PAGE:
At least 4.1 million children have been affected by the super typhoon which hit the Philippines yesterday, causing widespread devastation across the Eastern and Central Visayas, and Northeast Mindanao regions of the country.
Typhoon Rai – the strongest to hit the Philippines this year – has caused widespread damage to homes and infrastructure, submerging entire villages, uprooting trees and cutting off power and water supplies.
More than 16,000 families in Caraga, the hardest-hit area, are estimated to have been evacuated from their homes, and are sheltering in cramped evacuation centers. Evacuation and rescue operations are still ongoing.
Save the Children is concerned about the welfare of children and their families who have lost their homes, and warned that children crowded into evacuation centres could be exposed to disease outbreaks such as malaria and diarrhea, as well as COVID-19.
The agency has humanitarian teams ready to deploy to the affected regions.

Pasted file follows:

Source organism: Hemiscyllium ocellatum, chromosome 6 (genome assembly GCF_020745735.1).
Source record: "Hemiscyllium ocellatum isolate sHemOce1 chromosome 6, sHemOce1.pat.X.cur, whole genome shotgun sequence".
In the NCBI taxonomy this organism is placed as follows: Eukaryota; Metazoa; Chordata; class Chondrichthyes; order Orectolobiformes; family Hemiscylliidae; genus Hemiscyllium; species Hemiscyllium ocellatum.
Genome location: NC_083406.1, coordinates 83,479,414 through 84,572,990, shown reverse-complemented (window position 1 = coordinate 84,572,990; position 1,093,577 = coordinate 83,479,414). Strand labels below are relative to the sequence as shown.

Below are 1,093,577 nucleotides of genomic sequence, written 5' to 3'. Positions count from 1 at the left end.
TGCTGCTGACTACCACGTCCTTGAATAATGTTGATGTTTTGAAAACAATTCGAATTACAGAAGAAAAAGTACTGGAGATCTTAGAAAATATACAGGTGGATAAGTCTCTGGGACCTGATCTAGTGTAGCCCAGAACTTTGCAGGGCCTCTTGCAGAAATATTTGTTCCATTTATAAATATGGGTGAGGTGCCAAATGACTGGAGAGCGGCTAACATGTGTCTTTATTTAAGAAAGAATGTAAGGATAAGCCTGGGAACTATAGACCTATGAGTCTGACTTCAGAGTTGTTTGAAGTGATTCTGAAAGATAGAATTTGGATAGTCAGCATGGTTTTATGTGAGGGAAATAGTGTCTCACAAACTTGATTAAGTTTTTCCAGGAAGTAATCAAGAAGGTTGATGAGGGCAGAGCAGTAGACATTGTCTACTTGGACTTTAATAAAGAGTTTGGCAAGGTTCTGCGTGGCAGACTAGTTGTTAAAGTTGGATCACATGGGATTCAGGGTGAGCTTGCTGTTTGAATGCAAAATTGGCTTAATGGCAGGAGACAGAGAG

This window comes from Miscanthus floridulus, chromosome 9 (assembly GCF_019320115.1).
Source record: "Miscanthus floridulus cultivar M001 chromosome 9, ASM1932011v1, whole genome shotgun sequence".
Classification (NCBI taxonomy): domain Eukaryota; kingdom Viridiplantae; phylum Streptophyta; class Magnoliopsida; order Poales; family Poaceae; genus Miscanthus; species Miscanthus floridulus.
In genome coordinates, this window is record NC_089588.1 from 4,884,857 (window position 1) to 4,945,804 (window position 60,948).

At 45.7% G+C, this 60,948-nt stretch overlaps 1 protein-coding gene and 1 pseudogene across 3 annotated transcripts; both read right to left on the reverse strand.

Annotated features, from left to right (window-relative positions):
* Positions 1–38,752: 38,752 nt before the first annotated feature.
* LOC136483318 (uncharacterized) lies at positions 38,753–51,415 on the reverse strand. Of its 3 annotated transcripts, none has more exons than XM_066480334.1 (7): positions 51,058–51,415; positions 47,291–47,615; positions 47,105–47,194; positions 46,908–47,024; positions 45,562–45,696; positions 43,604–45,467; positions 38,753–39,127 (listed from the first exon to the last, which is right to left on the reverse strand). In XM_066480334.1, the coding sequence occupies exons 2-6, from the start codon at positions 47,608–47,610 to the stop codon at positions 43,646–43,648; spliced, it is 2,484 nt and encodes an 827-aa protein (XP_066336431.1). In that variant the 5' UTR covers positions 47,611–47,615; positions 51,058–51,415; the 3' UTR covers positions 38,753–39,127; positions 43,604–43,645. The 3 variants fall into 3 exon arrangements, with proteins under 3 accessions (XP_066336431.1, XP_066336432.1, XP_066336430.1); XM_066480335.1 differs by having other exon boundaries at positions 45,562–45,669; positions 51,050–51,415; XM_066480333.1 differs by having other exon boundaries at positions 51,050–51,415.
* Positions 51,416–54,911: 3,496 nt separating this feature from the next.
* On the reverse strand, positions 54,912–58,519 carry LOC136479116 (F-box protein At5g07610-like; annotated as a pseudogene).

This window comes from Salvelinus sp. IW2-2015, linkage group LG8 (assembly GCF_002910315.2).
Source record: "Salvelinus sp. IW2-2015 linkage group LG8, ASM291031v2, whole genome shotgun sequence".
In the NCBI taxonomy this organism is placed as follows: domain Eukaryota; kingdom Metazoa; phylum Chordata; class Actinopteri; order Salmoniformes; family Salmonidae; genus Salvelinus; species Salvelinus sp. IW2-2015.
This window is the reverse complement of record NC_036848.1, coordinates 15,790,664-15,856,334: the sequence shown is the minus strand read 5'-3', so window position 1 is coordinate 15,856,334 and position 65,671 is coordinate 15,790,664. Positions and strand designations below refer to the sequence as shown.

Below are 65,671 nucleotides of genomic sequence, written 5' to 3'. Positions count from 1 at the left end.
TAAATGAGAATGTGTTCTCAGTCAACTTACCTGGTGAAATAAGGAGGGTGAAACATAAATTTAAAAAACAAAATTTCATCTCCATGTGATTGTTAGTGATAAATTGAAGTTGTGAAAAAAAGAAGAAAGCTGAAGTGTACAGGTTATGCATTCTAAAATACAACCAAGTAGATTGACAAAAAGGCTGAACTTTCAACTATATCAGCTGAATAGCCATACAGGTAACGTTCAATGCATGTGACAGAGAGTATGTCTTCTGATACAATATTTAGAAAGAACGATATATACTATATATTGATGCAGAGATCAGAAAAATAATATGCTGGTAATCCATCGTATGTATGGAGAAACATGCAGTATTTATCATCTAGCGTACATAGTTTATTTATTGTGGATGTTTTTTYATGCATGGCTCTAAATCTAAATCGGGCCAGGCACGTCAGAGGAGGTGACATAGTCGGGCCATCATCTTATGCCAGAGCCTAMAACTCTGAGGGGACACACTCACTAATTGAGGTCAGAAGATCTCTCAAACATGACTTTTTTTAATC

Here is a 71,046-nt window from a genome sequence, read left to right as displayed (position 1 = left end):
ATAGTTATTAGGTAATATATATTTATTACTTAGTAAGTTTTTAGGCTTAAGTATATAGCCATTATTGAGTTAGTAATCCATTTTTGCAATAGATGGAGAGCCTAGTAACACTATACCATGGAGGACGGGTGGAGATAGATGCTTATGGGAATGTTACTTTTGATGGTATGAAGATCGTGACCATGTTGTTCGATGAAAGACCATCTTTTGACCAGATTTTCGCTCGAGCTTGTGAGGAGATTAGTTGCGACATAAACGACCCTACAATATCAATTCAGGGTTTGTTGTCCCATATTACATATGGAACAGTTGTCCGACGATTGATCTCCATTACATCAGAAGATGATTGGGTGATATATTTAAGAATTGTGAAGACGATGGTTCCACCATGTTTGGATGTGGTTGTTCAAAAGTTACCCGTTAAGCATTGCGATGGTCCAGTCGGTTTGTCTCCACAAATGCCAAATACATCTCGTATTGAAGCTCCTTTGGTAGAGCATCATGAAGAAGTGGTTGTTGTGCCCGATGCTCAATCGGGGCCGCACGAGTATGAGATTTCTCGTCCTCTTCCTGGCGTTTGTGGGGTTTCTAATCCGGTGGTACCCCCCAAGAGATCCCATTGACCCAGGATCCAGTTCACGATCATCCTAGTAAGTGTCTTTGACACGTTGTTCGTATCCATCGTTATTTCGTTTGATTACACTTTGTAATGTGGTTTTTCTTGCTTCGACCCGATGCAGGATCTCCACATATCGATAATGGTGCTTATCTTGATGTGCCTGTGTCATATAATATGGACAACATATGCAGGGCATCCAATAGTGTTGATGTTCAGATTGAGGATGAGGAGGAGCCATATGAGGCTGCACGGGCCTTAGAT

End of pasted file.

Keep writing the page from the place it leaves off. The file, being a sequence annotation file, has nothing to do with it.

Jerome Balinton, Save the Children’s Humanitarian Manager in the Philippines is leading response teams on their way to the worst-affected areas. He said:
“This really is an exceptional situation – a mass evacuation event, at the same time as a global COVID-19 spike. We have seen more than 12,000 children and young people in Mindanao evacuated to cramped centers with poor hygiene and sleeping conditions. With the rapid spread of the Omicron variant and the still too-low rates of COVID-19 vaccination across the country, we are particularly concerned that children and their parents will become unwell with COVID-19 and be unable to receive treatment quickly.”
Having pre-positioned critical supplies before the storm, Save the Children stands ready to provide essential items to help impacted families continue to care for their children –including household kits with basic necessities for families, tarpaulins to build emergency shelters, and hygiene kits so people can take COVID-19 preventative measures.